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Posted by Susan J. Levy

As the world knows by now, the 2010 Olympics began on a tragic note with the death of 21-year- old Nodar Kumaritashvili, from the Republic of Georgia. Recently, the athlete’s father was quoted in The Wall Street Journal (Feb 15, 2010, “Georgia Seeks Return of Luger’s Body”) dismissing the notion of filing a lawsuit: “What lawsuit? What kind of a person would do that?” he asked. “My son is dead and that wouldn’t bring him back.”

As a compassionate human being and avid sports fan, I was horrified by Kumaritashvili’s death, and moved by the fact that his father was grieving, not out looking for a lawyer. However, as a lawyer myself, I, unfortunately, could not help thinking about a lawsuit. And as a defense lawyer, (who knows nothing about Canadian law on immunity or evidence) I imagined the problems the Olympics would face defending a wrongful death lawsuit in my State of Georgia.

Although the Olympic Committee distastefully blamed the victim, claiming he failed to properly negotiate the curve, it also made changes to the course: (1) Officials moved the starting line 600 feet down the track in order to slow down the speed of the lugers; (2) they made changes to the ice surface to help keep the sliding athletes from being ejected from the course; and (3) officials also modified the final curve and erected a wooden wall in front of some of the steel beams. These are all changes that in defending the Olympic Committee in court, I might move to exclude as subsequent remedial repairs.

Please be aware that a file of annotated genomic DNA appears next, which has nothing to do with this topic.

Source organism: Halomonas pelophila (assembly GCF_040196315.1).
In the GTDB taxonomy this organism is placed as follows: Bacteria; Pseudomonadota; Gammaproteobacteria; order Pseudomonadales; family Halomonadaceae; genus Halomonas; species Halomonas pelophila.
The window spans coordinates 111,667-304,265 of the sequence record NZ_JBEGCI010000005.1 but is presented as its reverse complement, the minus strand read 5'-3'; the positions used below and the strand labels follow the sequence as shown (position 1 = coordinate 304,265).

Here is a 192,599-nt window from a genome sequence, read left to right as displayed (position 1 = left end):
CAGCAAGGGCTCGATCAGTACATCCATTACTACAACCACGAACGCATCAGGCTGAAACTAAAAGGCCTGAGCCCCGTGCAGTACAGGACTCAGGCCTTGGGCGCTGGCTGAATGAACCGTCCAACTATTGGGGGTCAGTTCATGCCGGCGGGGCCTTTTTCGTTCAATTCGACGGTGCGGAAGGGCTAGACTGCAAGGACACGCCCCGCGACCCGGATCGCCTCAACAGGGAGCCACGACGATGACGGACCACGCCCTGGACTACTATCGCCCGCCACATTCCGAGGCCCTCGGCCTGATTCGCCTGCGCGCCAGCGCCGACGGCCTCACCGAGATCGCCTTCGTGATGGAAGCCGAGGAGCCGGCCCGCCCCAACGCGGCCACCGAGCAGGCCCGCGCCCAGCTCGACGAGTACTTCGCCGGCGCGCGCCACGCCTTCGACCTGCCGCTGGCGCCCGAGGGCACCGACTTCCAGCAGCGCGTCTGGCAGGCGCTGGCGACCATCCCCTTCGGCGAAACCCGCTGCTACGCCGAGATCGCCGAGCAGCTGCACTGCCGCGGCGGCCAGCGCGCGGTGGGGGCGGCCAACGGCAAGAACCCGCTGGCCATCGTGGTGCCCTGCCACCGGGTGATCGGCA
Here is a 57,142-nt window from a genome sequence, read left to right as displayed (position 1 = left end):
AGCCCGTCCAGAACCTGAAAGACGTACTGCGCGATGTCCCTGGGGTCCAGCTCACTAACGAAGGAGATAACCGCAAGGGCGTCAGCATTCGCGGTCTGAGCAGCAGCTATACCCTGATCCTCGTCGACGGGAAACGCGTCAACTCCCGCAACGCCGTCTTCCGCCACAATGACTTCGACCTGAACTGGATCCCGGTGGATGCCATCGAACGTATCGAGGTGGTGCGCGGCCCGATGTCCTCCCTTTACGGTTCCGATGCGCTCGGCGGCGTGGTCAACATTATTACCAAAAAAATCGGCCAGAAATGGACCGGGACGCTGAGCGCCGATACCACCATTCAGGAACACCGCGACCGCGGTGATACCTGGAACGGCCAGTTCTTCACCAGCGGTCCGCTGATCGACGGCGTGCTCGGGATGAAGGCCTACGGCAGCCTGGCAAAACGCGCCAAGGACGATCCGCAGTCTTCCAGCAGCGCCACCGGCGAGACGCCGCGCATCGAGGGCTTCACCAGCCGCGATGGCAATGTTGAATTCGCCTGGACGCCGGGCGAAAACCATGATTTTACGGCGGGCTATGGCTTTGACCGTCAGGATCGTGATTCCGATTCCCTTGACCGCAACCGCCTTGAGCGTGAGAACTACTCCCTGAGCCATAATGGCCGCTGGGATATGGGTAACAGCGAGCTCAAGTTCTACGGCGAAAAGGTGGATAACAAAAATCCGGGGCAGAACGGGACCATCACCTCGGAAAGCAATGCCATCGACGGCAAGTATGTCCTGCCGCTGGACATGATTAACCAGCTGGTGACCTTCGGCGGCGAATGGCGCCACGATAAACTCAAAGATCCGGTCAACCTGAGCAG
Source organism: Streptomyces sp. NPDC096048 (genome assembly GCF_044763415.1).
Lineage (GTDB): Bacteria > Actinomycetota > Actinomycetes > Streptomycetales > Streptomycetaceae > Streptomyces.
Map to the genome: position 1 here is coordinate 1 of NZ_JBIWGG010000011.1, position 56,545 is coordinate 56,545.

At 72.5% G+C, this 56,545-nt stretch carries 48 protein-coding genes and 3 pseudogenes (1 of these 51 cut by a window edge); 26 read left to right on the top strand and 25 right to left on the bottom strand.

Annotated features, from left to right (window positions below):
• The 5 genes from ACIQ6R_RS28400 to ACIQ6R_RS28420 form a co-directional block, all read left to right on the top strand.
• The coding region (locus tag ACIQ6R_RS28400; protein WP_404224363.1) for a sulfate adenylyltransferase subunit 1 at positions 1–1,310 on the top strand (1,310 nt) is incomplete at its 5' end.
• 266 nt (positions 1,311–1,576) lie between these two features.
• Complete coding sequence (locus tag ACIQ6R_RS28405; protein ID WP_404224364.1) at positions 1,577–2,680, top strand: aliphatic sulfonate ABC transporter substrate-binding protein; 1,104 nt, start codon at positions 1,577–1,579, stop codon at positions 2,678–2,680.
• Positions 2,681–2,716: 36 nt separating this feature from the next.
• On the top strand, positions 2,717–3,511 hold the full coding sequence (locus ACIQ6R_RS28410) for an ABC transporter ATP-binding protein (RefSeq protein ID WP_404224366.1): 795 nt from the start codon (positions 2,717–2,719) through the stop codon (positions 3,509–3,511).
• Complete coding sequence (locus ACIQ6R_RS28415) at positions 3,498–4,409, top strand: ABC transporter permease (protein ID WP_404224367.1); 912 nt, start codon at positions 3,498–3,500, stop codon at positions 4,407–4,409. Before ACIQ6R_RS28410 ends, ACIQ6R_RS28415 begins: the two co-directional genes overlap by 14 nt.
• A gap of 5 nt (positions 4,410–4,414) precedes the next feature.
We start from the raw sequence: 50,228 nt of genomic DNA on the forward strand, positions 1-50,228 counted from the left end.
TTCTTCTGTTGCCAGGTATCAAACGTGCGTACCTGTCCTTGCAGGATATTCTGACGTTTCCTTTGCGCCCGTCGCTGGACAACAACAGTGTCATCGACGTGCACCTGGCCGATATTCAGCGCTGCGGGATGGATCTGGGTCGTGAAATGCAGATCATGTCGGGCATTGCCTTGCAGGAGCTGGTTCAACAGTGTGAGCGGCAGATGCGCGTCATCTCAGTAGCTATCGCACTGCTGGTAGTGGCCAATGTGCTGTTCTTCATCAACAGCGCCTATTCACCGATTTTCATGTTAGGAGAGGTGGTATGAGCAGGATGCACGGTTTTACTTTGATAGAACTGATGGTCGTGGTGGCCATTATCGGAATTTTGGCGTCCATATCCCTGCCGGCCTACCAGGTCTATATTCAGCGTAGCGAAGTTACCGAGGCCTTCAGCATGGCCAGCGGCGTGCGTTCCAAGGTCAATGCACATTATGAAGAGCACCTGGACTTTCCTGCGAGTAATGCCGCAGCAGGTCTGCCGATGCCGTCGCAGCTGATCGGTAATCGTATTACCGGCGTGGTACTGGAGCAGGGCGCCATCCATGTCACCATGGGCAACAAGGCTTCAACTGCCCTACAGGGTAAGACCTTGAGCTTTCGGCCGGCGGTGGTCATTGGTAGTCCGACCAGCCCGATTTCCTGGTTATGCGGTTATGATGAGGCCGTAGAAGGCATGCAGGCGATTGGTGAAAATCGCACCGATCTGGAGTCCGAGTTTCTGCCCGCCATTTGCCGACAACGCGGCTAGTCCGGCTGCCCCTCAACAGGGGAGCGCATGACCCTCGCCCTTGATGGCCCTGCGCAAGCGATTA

The law in the State of Georgia is clear: as a general rule, evidence of subsequent remedial repairs following an injury is not admissible at trial since the usual purpose of such evidence is to give the jury “a basis for drawing the inference that the defendant thereby impliedly admitted his realization of negligence.” Chastain v. Fuqua Indus., 156 Ga. App. 719 (1980). See also DOT v. Cannady, 270 Ga. 427 (1999); Studard v. DOT, 219 Ga. App. 643 (1995). “The reason for excluding such evidence lies in sound public policy ‘that men should be encouraged to improve, or repair, and not be deterred from it by the fear that if they do so their acts will be construed into an admission that they had been wrongdoers.’ [Cits].” Georgia Department of Transportation v. Cannady, 270 Ga. App. 427, 428 (quoting Studard, 219 Ga. App. 643, 644); Wynn v. City of Warner Robins, 279 Ga. App. 42, 49 (2006). There are, of course, several exceptions to the general rule of exclusion, but in my hypothetical trial, they would not apply.

My client, the Olympic Committee, may, however, have shot itself in the foot and thwarted any attempt to exclude the evidence of its subsequent repairs through its failure to admit that the improvements they made to the track in Vancouver were, in fact, to improve the safety of the athletes. Instead, as The New York Times reported on February 13, 2010, “[m]embers of the Olympic organizing committee and the International Luge Federation said the changes were made not because of safety concerns but rather to satisfy the emotional state of the athletes.” Consequently, with that very public statement and unwillingness to own that the changes constituted remedial repairs, the Olympic Committee would be left having to argue that the track was safe before the fatality and that none of the subsequent changes really had anything to do with improving the safety of the facility. That would be a tough row to hoe. Good thing this is only a hypothetical – at least for now.

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